Bask in the Bahamas on Any Budget

This Christmas I spent a fabulous week in the Bahamas! 🌴🐟
IMG_5072Now as a school teacher, living in Wisconsin, I was in dire need of a break and a bit of sun! ☀️4f8abddecb5628ff86cecf1aed36299e

Also, as a teacher in Wisconsin, I knew I had to be budget-savvy about how I spent my money on this break. 😭teachers-effort-teachers-salary-sad-truth-MOL7s

Luckily, New Providence Island in the Bahamas offers experiences for travelers on all sorts of budgets. Here a just a few great options depending on your travel style.😊IMG_4960

What to Know Beforehand:

The Bahamas were originally inhabited by Arawakan Indians, and remnants of their cave dwellings can still be found on the west side of New Providence Island. On that note, the Bahamas are an archipelago, and New Providence Island is only one of the Bahamas’ over 700 islands! Nassau being its capital.bermuda2_i0001a6Moving forward, Christopher Columbus discovered the Bahamas in 1492, and after a brief period of battling between the Spanish and pirates for this land, the British colonized the islands and reigned here for over 300 years. British influence can be seen in the European colonial homes on the island, the forts sturdily built near the ports, and even the Queen’s Staircase- a tribute to Queen Victoria, that was a direct path from Nassau to Fort Fincastle. 🇬🇧DSC_1345 IMG_4758IMG_4757DSC_1285IMG_4756DSC_1273DSC_1271DSC_1283Now, during the British rule, many West Africans were brought over as slave laborers, and many Caribbeans emigrated here as well.IMG_4973IMG_4971IMG_4975Fortunately, after many years, slavery was abolished and the island gained autonomy, which has left this independent nation with a very eclectic Afro-Caribbean population, with distinct music, food, language, and cultural traditions.DSC_1342IMG_4754One of the most notable traditions being Junkanoo, a Bahamian masquerade known for its kaleidoscope of colors and sound.IMG_5083The festival is named after a African slave, John Canoe, who protested his right to celebrate the holidays here even after being brought over as a slave. During that time, John and the other slaves hid their identities beneath face paint, while they fiercely beat on goatskin drums and bellowed on conch shell horns.DSC_1190Now-a-days, the face paint has been replaced with colorful masks and the goatskin has been replaced with steel drums, and Junkanoo festival brings spectators from around the world to witness this Carnival-like festival, which is celebrated the day after Christmas and on New Year’s Day.IMG_4859IMG_4865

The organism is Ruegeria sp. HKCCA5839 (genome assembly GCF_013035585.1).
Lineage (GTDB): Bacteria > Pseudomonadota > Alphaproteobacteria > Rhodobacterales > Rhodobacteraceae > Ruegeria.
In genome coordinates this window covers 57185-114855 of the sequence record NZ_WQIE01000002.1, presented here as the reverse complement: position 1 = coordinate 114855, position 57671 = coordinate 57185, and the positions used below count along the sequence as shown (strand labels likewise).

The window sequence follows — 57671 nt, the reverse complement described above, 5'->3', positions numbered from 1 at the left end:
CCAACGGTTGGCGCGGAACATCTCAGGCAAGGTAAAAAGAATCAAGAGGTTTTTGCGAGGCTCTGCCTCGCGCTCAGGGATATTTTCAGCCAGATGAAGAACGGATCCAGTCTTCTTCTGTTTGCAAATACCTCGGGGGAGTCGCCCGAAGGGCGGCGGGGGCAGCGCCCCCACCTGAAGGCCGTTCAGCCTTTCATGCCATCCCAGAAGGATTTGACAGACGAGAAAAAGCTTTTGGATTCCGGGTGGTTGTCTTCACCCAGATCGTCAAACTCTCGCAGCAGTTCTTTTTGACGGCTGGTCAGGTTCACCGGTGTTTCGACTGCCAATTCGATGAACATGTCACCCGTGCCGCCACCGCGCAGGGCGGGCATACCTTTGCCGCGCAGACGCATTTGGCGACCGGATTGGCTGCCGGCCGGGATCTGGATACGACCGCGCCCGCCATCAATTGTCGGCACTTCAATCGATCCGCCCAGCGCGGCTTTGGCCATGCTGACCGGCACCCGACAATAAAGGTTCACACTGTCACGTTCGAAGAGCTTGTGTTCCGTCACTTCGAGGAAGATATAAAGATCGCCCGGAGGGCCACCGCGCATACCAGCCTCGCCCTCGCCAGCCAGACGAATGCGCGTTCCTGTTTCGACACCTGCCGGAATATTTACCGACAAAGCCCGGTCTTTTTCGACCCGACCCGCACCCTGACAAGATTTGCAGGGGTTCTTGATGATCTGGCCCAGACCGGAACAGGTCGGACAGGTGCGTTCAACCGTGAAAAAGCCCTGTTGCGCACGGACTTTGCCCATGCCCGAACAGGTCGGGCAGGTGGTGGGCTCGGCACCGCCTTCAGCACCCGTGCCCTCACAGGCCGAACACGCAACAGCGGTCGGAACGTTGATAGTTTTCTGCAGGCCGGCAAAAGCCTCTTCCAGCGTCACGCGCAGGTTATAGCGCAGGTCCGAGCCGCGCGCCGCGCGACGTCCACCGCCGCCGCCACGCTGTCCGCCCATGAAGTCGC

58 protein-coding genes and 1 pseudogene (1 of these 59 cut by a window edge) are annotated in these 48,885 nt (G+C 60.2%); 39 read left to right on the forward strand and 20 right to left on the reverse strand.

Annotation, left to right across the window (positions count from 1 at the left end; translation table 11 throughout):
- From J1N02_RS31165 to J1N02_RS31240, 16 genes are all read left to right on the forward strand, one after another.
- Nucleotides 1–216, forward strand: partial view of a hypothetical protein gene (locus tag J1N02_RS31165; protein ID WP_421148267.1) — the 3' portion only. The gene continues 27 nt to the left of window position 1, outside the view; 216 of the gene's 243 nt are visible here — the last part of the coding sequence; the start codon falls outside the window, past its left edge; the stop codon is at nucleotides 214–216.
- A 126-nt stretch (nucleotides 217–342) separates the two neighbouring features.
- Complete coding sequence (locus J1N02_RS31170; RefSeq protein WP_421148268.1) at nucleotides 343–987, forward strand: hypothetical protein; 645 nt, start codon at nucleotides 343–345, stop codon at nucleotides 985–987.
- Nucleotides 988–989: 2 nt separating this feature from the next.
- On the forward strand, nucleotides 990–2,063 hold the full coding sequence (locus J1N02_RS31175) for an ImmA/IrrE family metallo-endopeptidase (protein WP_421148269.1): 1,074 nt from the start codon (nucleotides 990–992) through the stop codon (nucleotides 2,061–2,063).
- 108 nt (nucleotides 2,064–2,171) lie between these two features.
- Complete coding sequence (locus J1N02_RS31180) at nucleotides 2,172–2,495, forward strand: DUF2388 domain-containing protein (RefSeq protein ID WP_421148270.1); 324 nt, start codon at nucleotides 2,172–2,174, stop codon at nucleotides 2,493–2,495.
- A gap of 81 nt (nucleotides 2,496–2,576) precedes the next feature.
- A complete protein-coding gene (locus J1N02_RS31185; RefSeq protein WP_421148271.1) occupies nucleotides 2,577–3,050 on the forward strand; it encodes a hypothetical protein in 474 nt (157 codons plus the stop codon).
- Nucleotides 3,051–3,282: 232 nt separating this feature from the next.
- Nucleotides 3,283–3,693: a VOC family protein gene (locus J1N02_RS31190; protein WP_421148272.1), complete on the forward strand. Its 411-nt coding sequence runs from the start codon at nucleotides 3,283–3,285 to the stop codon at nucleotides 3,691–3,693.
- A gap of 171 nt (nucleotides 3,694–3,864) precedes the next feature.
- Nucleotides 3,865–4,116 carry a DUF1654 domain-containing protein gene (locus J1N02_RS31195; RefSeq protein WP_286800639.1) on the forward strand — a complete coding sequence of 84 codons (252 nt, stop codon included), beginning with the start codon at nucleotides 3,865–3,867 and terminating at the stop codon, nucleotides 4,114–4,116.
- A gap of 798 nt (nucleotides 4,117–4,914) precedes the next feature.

Speaking of Junkanoo, this event is FREE for spectators, so it’s definitely a budget-friendly activity in the Bahamas. Just make sure to bring money for some conch fritters- a Bahamian specialty! 🤤

deep-fried seafood with spicy mayo

I actually went down to the festivities with one of my bunk mates- a 40-something-year-old Bahamian math teacher living in New York City. She came here often as a child, and gave me lots of good insight into Bahamian culture and traditions. For example, people here speak Bahamian Creole English. In this dialect, the “h” gets dropped in most words. DSC_1196Now even though I went out a lot with my bunk mates, I felt perfectly fine walking alone here. Although there is notable poverty on the island, overall things seem quite secure and the people are incredibly hospitable and welcoming.IMG_4749DSC_1332IMG_4762For example, when I first arrived in Nassau, I decided to take the public bus (#12b) from the airport to the city center. Taxi rides cost about 30 USD and the bus is only 2.50. Anyway, the bus driver was kind enough to give me his card and write down his personal number in case I needed a ride after the buses stopped running.BeFunky-collageIMG_4742That brings me to my next point: the Bahamas has the wealthiest economy in the Caribbean and almost 50% of their income comes from tourism. People here aim to please for a living, which is a great thing for travelers, but that also means touristy areas can get quite expensive. For example, here is the cruise port in Nassau, where boats come in a daily basis to take pricey excursions and spend all their money on souvenirs. DSC_1181DSC_1327It seems easy to fall into a trap here, with plenty of touristy restaurants in the downtown area, and only a few budget-friendly options to note. DSC_1192 DSC_1191Have no fear though! The local grocery store, Super Value, is only a bit off the tourist path, and offers lots of healthy options for American and Caribbean cuisine. I made sure to stock up on a few supplies for the week before heading to my hostel. BeFunky-collage (1)As a bonus, the exchange rate here is 1-to-1, and USD is accepted everywhere, which makes currency swapping a breeze.IMG_4765Fortunately, buying groceries wasn’t even necessary, as when I arrived at my hostel, my Bahamian host immediately invited me to have dinner with him and the other guests. They were making pork chops with salad and rice. Talk about a sweet gesture, especially on Christmas Eve! Here is the festive neighborhood near my guesthouse. 🎅🎄